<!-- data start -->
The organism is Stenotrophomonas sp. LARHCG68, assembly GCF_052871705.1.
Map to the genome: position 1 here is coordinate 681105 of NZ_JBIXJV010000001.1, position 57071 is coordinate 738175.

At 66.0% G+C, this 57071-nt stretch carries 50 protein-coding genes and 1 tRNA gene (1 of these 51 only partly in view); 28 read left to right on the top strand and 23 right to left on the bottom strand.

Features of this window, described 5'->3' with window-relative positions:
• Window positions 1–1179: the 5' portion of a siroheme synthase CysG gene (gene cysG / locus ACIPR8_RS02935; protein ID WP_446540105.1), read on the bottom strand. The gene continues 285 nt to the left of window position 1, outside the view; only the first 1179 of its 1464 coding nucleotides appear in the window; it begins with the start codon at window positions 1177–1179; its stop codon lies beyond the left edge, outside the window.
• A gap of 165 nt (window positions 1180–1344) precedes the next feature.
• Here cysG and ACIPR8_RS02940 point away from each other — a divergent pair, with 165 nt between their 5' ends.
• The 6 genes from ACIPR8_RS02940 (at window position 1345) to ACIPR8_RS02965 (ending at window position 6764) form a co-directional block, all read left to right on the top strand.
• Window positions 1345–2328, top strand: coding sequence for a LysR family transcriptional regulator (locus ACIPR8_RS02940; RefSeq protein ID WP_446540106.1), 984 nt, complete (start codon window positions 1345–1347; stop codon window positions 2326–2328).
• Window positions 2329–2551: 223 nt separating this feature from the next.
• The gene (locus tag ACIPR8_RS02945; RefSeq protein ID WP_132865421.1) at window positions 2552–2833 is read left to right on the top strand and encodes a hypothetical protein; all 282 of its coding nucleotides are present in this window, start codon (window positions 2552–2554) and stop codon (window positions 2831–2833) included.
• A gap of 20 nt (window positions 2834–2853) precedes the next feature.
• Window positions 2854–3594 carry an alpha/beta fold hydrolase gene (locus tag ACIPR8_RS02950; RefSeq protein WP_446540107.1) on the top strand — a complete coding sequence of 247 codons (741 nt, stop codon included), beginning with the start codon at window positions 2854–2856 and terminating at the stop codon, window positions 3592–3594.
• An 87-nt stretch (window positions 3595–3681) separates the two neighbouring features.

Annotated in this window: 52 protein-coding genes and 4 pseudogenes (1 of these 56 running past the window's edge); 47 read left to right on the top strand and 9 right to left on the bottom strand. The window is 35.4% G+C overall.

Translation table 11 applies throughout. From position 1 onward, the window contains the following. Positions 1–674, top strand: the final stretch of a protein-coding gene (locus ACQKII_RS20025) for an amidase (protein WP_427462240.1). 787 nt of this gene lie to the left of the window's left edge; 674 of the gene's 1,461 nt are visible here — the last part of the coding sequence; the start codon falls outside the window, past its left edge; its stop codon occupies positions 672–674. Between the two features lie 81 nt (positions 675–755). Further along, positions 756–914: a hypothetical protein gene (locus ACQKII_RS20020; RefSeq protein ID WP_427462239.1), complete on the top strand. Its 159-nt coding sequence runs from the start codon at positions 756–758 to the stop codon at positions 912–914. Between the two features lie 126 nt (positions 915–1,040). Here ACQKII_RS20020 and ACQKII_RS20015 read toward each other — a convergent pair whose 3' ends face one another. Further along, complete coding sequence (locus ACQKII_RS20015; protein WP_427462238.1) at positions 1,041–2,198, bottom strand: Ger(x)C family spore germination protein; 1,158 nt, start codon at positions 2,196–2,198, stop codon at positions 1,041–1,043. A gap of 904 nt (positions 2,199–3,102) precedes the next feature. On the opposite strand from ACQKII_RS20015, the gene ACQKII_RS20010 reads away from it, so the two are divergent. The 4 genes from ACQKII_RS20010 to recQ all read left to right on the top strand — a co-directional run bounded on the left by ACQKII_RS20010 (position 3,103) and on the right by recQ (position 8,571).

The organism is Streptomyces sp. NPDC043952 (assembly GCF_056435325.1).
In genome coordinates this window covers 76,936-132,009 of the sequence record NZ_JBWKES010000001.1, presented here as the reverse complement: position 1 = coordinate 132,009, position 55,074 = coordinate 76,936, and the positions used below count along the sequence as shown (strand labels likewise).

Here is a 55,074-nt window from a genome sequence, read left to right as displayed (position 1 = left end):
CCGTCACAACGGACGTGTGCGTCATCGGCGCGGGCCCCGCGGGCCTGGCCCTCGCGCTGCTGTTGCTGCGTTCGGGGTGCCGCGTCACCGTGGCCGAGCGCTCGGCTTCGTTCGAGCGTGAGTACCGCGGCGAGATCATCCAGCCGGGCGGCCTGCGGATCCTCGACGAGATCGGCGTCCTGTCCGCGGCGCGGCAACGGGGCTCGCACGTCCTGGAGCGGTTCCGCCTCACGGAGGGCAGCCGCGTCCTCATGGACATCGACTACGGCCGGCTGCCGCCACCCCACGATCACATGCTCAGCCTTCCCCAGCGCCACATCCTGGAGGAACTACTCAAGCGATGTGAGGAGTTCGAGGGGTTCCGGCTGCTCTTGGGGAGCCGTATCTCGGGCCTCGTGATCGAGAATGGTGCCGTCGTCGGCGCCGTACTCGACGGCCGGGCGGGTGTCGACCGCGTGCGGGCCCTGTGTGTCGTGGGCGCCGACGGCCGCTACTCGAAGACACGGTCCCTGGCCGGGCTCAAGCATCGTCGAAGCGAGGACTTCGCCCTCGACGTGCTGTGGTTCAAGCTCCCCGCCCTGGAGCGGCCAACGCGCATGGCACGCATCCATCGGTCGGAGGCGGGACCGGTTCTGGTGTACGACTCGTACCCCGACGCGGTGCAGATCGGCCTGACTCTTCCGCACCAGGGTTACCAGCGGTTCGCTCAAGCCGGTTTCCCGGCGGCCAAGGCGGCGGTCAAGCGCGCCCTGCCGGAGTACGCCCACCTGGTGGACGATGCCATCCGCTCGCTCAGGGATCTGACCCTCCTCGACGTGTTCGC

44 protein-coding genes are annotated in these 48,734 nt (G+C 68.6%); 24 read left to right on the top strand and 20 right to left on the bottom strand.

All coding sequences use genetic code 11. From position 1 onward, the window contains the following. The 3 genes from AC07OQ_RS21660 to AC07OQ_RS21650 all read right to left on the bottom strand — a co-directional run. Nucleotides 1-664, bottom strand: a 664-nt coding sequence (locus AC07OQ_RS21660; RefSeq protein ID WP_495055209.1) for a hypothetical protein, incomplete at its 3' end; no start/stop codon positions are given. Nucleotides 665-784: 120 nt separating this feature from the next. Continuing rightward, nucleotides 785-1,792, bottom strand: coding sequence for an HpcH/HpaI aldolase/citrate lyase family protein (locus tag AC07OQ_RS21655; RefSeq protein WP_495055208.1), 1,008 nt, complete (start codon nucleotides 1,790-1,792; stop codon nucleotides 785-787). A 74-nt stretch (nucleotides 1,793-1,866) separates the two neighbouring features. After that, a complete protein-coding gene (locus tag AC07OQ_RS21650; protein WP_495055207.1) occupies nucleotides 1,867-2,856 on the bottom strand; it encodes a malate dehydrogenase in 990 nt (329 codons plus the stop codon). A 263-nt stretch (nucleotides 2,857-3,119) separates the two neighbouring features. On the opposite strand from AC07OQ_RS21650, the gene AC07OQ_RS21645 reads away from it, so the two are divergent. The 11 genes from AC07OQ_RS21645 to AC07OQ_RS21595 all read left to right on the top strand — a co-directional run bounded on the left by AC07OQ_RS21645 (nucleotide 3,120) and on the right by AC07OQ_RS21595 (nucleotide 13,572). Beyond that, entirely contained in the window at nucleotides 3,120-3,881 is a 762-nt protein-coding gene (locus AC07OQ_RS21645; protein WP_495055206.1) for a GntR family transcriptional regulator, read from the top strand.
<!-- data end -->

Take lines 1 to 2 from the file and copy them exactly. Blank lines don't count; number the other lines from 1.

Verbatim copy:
The organism is Stenotrophomonas sp. LARHCG68, assembly GCF_052871705.1.
Map to the genome: position 1 here is coordinate 681105 of NZ_JBIXJV010000001.1, position 57071 is coordinate 738175.